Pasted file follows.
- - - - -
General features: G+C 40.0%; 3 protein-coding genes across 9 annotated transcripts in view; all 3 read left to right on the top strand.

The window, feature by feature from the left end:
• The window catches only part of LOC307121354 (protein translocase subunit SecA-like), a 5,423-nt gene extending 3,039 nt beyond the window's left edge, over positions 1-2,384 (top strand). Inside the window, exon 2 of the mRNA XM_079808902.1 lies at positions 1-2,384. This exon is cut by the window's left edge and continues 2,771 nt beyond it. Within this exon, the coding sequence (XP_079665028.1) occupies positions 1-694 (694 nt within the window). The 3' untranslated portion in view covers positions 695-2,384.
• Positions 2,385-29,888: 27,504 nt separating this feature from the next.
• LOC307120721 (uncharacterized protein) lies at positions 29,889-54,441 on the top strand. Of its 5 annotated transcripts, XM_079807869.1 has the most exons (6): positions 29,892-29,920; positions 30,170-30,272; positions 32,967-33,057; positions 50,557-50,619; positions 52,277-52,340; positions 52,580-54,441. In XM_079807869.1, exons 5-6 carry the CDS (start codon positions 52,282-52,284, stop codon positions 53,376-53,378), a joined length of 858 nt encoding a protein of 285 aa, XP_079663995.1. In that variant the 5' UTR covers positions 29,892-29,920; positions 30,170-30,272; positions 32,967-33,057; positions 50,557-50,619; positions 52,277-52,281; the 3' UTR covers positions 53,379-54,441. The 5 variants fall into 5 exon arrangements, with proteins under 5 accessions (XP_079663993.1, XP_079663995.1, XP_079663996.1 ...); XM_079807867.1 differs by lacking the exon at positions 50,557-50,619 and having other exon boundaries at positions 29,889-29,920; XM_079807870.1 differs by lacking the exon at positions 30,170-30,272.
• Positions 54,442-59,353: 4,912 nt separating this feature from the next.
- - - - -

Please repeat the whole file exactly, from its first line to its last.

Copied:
General features: G+C 40.0%; 3 protein-coding genes across 9 annotated transcripts in view; all 3 read left to right on the top strand.

The window, feature by feature from the left end:
• The window catches only part of LOC307121354 (protein translocase subunit SecA-like), a 5,423-nt gene extending 3,039 nt beyond the window's left edge, over positions 1-2,384 (top strand). Inside the window, exon 2 of the mRNA XM_079808902.1 lies at positions 1-2,384. This exon is cut by the window's left edge and continues 2,771 nt beyond it. Within this exon, the coding sequence (XP_079665028.1) occupies positions 1-694 (694 nt within the window). The 3' untranslated portion in view covers positions 695-2,384.
• Positions 2,385-29,888: 27,504 nt separating this feature from the next.
• LOC307120721 (uncharacterized protein) lies at positions 29,889-54,441 on the top strand. Of its 5 annotated transcripts, XM_079807869.1 has the most exons (6): positions 29,892-29,920; positions 30,170-30,272; positions 32,967-33,057; positions 50,557-50,619; positions 52,277-52,340; positions 52,580-54,441. In XM_079807869.1, exons 5-6 carry the CDS (start codon positions 52,282-52,284, stop codon positions 53,376-53,378), a joined length of 858 nt encoding a protein of 285 aa, XP_079663995.1. In that variant the 5' UTR covers positions 29,892-29,920; positions 30,170-30,272; positions 32,967-33,057; positions 50,557-50,619; positions 52,277-52,281; the 3' UTR covers positions 53,379-54,441. The 5 variants fall into 5 exon arrangements, with proteins under 5 accessions (XP_079663993.1, XP_079663995.1, XP_079663996.1 ...); XM_079807867.1 differs by lacking the exon at positions 50,557-50,619 and having other exon boundaries at positions 29,889-29,920; XM_079807870.1 differs by lacking the exon at positions 30,170-30,272.
• Positions 54,442-59,353: 4,912 nt separating this feature from the next.